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Seal Island
Kate Brallier
Tor Romance, 466 pages

Seal Island
Kate Brallier
Kate Brallier is a native of New York City's Upper West Side. As a child, her family spent summers on a forested island in the DownEast region of Maine. Despite a life-long obsession with reading and writing, she trained as a biologist, attending Yale University and the University of California at Irvine, before getting a job in publishing. She is a now a senior editor for a major New York publisher.

Kate Brallier Website
ISFDB Bibliography

Past Feature Reviews
A review by Charlene Brusso

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With its Gothic atmosphere and moody setting, this twist on the old selkie legend is the kind of romance Mary Stewart might've written thirty years ago -- in about 250 pages. Recently down-sized from her dull New York City office job, Cecilia ("Cecil") Hargrave is more than ready to head north when she inherits her Aunt Allegra's house on Seal Island, just off the Maine coast. Though Cecil barely knew the older woman, she's thankful for the chance to spend the summer relaxing, rereading legal thrillers by her favorite writer, Thomas Moreland; fall will be time enough to face reality, probably sell the house, and start looking for work.

Once on Seal Island, Cecil finds plenty to make her comfortable. Allegra's secluded house is cozy and beautiful, and Cecil immediately takes to Allegra's old-fashioned lawyer Harry Cameron, and Allegra's friend Abby Cantwell, who helped out at the small gift shop Allegra ran during the tourist season.

Then Cecil learns her aunt was murdered. And the crime was never solved.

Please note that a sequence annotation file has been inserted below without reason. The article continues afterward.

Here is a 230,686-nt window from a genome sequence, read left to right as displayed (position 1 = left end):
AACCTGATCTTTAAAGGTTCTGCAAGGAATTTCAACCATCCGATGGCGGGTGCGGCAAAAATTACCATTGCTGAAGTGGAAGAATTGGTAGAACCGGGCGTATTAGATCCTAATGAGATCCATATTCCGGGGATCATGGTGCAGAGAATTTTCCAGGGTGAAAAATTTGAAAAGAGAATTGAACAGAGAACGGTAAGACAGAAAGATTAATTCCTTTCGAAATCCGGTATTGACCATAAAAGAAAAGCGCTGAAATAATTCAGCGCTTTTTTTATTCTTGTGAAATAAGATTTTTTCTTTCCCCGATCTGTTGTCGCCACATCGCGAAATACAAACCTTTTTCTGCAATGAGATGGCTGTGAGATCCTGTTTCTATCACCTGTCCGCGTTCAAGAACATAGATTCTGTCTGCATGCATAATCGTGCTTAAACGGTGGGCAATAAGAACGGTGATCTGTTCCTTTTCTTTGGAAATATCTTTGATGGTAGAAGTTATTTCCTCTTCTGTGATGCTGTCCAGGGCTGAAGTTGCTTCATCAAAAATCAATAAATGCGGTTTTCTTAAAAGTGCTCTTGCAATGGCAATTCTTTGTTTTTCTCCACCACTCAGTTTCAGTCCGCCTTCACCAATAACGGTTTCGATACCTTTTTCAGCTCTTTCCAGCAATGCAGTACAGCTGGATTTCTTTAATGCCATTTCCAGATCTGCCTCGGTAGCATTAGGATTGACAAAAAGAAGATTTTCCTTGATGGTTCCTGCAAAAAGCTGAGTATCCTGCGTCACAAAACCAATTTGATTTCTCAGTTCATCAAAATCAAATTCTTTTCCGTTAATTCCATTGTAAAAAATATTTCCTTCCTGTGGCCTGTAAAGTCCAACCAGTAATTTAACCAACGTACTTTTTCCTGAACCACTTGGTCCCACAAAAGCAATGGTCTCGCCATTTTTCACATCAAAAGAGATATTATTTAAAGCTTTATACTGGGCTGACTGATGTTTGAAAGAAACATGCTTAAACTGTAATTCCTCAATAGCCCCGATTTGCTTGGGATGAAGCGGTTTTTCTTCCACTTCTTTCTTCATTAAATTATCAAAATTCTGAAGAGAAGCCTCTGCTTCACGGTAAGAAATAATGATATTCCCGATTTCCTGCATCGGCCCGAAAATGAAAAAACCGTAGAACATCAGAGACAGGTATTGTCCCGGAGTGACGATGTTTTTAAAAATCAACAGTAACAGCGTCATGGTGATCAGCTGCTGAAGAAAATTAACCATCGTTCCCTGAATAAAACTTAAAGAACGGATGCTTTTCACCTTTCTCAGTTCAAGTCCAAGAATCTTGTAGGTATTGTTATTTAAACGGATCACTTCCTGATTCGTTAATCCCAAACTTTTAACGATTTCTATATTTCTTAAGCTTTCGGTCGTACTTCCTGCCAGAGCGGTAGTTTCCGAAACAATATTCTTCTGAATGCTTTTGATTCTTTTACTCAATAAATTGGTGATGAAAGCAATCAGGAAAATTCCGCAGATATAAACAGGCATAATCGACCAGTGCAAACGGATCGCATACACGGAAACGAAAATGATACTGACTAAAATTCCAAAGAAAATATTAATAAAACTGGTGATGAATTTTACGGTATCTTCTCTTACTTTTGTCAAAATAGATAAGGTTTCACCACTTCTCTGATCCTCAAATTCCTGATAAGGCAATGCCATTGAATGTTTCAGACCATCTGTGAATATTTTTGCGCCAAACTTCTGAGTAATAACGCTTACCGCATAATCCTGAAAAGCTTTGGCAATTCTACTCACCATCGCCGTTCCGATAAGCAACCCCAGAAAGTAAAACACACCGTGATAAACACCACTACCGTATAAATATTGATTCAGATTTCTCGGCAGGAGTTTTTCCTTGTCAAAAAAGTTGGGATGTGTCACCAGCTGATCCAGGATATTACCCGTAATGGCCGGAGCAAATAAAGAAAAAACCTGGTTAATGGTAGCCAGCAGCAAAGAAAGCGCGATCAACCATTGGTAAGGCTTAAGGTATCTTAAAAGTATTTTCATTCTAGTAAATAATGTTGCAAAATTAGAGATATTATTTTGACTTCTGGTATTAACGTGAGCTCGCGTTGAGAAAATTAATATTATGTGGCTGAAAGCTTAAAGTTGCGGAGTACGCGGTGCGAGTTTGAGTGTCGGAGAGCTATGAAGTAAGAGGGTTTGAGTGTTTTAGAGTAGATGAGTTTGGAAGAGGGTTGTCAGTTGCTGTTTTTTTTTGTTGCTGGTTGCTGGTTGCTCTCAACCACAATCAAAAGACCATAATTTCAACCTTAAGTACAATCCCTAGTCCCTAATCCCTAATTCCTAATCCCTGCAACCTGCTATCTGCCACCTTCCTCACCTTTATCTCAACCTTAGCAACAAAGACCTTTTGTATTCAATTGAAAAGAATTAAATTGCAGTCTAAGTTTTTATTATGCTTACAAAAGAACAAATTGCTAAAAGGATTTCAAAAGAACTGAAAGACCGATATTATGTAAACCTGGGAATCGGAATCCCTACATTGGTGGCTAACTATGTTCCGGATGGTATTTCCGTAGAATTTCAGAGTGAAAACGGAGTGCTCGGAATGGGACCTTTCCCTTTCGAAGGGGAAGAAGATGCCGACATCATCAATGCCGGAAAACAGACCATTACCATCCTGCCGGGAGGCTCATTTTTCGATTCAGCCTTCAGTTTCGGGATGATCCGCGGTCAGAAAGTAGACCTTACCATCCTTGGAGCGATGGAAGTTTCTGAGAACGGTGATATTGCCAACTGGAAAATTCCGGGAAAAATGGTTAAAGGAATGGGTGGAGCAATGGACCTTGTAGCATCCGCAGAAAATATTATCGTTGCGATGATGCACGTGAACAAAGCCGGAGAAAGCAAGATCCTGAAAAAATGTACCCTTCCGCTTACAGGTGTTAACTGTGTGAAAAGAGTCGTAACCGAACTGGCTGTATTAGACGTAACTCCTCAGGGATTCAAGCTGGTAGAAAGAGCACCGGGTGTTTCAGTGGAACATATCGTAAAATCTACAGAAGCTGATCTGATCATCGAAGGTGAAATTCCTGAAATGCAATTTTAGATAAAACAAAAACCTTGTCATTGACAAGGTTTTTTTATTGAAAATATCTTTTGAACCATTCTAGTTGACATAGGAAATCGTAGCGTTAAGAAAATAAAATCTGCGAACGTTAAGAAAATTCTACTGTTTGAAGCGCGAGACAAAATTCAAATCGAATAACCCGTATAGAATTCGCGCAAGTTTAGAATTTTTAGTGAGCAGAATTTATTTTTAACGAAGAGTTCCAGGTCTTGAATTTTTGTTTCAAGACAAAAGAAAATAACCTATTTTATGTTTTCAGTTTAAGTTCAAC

Kate Braillier gives us a fine opening, with a moody, evocative locale and the prerequisite set of attractive men. Seal Island is the kind of place where the locals regard everyone who wasn't born there as a foreigner, like Richard Feinman, the urbane and ambitious editor of the local paper. But Cecil also finds growing friendships with gorgeous Rowan the gas station attendant, and the mysterious Tom Monhegan, who is clearly more than the lobsterman he seems to be. All these people knew and liked Allegra -- or claimed to, anyway. But in a community this small and tightly knit, how could it be that no one has any clues about the identity of Allegra's murderer?

By Seal Island's midpoint, we know someone is intermittently stalking Cecil. But it's here that Braillier lets things fall slack. Events that seem to herald coming revelations -- such as the return of Ragnarok, a seal Allegra raised from a pup, to the coast near the house -- become merely prosaic. Cecil drifts along, gossips with Abby, attends the 4th of July picnic, considers selling the shop and opening a restaurant... Eventually the tension cranks up, but even then, so much is telegraphed that many readers are likely to see the ending long before reaching it. We can guess which guy Cecil will end up with, and while the stalker still haunts our heroine, she herself seems to forget him for long periods of time. The climax of the novel is fast and furious, and the only part with any actual "fantasy" elements.

The Tor Romance line has been a curious beast. While intended to produce books with crossover appeal to both SF/fantasy readers and romance readers, the titles so far -- all written by authors with track records as romance writers -- have stayed at the shallow end of the pool, providing fairly traditional romance elements with little or no innovation in either genre.

Is Seal Island then an effective romance? Yes, for the most part -- particularly for readers who like quaint, detailed settings and old-fashioned Gothic suspense. Despite the slow middle, Braillier gets the job done.

Copyright © 2005 Charlene Brusso

Charlene's sixth grade teacher told her she would burn her eyes out before she was 30 if she kept reading and writing so much. Fortunately he was wrong. Her work has also appeared in Aboriginal SF, Amazing Stories, Dark Regions, MZB's Fantasy Magazine, and other genre magazines.


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